Revolutionaries call for the deepening of the revolutionary process by opening all possibilities for masses of workers, peasants and honest progressive forces to get organized to fight for their own power at the expense of the oppressors and exploiters.
Revolutionaries do not call for the military to carry out a coup.
Most elements of the liberal petty bourgeoisie argued in favor of the coup. National and even international media relayed their appeal to stop Morsi‘s government’s worsening of the human rights situation in the country!
And a week before the putsch, there was a mammoth mass mobilization against Morsi that gave the coup a popular character.
This mobilization had the support of the National Salvation Front (NSF), which according to BBC, is one of the “liberal and secular opposition groups which have endorsed a petition organized by the grassroots movement Tamarod (Rebellion), which calls for a snap election” to end Morsi’s rule. They claimed to have collected 15 to 22 million signatures in support of their demands, but this could not be verified.
The opportunist Mohamed ElBaradei, has been one of the leading figures of the NSF.
After the coup, he became a part of the junta as he took the job of Egyptian Vice President for International Affairs only to resign after the August 14 massacre of Morsi’s supporters.
But the fact remains that Morsi won the parliamentary and the presidential elections. He also won the referendum on the constitution. ElBaradei and other opportunists won no elections.
A development of a new dialectic is in play, the neocolonial leaders of Egypt cannot rule as in the old days. More repression means greater people‘s resistance.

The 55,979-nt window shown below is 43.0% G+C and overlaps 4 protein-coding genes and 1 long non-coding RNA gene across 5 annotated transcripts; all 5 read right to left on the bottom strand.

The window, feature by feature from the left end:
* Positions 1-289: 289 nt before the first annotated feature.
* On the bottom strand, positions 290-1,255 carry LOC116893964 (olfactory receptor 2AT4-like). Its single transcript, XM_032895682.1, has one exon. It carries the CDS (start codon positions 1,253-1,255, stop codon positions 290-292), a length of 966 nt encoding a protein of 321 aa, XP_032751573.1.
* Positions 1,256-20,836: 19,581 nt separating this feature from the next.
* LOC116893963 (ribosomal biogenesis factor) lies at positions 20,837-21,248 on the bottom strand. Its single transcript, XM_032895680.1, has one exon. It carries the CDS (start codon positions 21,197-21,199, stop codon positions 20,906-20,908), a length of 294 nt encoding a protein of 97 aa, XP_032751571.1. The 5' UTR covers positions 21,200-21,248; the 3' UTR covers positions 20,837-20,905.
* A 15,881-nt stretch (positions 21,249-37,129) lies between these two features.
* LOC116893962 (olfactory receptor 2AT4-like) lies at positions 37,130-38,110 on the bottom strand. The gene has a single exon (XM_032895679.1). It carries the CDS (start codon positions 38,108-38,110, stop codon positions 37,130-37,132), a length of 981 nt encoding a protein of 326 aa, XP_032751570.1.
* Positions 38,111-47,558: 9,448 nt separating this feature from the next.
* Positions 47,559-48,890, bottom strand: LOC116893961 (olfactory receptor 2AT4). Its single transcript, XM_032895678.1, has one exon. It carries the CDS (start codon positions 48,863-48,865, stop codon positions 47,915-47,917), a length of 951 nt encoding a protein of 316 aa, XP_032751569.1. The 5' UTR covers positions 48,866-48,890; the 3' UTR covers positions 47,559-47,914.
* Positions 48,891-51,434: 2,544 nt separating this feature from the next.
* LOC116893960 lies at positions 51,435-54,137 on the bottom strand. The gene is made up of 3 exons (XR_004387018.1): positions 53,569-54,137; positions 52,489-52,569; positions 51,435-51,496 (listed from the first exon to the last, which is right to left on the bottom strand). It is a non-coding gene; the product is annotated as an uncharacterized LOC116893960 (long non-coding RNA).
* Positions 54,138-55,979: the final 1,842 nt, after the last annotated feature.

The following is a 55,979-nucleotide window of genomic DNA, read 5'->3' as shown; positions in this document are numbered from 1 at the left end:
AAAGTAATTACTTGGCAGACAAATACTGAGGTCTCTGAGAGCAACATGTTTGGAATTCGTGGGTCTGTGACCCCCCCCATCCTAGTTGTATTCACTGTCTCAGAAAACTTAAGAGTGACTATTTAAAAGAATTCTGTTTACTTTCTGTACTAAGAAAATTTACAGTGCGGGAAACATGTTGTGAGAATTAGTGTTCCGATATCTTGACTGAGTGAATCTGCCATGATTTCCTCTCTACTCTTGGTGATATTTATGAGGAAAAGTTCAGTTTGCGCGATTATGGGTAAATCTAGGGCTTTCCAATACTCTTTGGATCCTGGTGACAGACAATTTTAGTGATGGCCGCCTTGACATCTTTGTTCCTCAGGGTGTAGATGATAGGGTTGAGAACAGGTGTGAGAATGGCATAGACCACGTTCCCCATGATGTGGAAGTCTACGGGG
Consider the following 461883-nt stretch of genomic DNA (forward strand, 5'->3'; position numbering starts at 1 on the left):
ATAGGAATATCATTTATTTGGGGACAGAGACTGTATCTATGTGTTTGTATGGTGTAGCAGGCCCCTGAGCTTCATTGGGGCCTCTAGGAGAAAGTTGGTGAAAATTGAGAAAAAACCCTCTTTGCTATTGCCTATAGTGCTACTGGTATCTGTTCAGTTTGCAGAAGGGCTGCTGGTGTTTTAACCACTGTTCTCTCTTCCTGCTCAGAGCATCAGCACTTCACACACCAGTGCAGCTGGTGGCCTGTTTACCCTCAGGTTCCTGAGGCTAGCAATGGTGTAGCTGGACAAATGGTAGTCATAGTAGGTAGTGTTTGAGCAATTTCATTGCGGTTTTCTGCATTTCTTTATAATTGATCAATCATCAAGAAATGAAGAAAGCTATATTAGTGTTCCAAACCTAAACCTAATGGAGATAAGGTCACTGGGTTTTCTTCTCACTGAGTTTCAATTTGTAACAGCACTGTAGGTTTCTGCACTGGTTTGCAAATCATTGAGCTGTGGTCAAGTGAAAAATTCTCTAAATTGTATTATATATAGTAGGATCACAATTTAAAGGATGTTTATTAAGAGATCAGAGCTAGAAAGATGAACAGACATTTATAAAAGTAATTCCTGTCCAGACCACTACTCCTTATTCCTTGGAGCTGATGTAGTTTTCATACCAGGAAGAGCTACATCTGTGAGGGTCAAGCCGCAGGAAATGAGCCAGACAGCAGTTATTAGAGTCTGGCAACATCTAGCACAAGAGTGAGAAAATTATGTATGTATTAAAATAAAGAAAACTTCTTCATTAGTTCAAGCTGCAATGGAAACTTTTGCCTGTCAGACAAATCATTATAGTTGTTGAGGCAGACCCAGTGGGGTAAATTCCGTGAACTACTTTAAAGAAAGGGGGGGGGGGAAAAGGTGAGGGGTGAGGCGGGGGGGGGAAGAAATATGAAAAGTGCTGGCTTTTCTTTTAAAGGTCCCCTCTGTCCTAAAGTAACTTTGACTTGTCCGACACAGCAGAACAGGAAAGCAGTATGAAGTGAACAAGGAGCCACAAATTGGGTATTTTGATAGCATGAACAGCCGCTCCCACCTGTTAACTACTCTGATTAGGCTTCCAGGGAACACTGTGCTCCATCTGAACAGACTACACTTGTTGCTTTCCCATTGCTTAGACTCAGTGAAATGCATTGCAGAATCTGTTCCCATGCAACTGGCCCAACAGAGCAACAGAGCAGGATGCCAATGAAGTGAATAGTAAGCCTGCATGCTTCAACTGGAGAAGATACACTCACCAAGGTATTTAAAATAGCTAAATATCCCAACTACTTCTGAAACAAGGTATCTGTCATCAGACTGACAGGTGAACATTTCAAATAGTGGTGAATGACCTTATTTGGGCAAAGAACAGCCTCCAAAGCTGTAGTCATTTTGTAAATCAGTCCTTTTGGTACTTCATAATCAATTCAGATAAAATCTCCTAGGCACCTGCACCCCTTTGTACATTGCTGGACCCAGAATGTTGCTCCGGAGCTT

Part of this new dialectic is that the people are learning that they have to define what democracy means for the impoverished people in Egypt.
Winning an electoral contest does not guarantee democratic rule or respect for the democratically-elected government ruling the country. Democracy means nothing without power in the hands of the people.
A genuine revolution must identify the U.S. imperialism as the enemy of the people of Egypt
Revolution must be made against the forces of the status quo. The Egyptian prisons, army, police and the security apparatus must be the prime target of the Egyptian revolution.
It must be destroyed and replaced by the people’s State. This is the real guarantee in the short term for any possibilities of going forward and of unleashing the productive forces of Egypt.
There must be an independent proletarian and socialist party to organize the masses of people around a revolutionary national democratic program, which primarily speaks to the fundamentals interests of the vast majority of the peoples of Egypt and organizes them for power against the alliance of the sell-out Egyptian petty bourgeoisie and the imperialism bourgeoisie.
It is in such a party’s revolutionary national democratic program that the rights of women and religious and national minorities would be protected.
That party must also address the Egyptian revolution in the context of the African revolution, which Egypt is part of. The struggle to end parasitic capitalism is the primary strategic objective of the African revolution everywhere around the world.
In Egypt, it means the end of the U.S./Egypt relationship as concretized by the $1.5 billion in U.S. “aid” and the Camp David Peace Accord with the Israeli settler regime, the expulsion of all U.S. military personnel from Egypt and the closure of the Suez Canal to any of the U.S. military and commercial Navy.
What does $1.5 billion do for the U.S. government in Egypt? It buys the loyalty of the Egyptian leaders in support of U.S. policies in the region. 
The $1.5 billion in military aid is a blatant foreign imperialist intervention in the affairs of Egypt. There cannot be genuine peace, social justice and democratic development as long as the U.S. controls the Egyptian military through this deal, which allows the U.S. not only to train the Egyptian army, but to define their role in world affairs in favor of U.S. imperialist interests.
This means repression of people’s struggle for happiness and national liberation, and it means the pursuit of the status quo at the expense of the liberation of Palestine.
We must also warn all our comrades in Egypt that there is no bourgeois democracy that will solve the problems of the vast majority of the oppressed people in Egypt.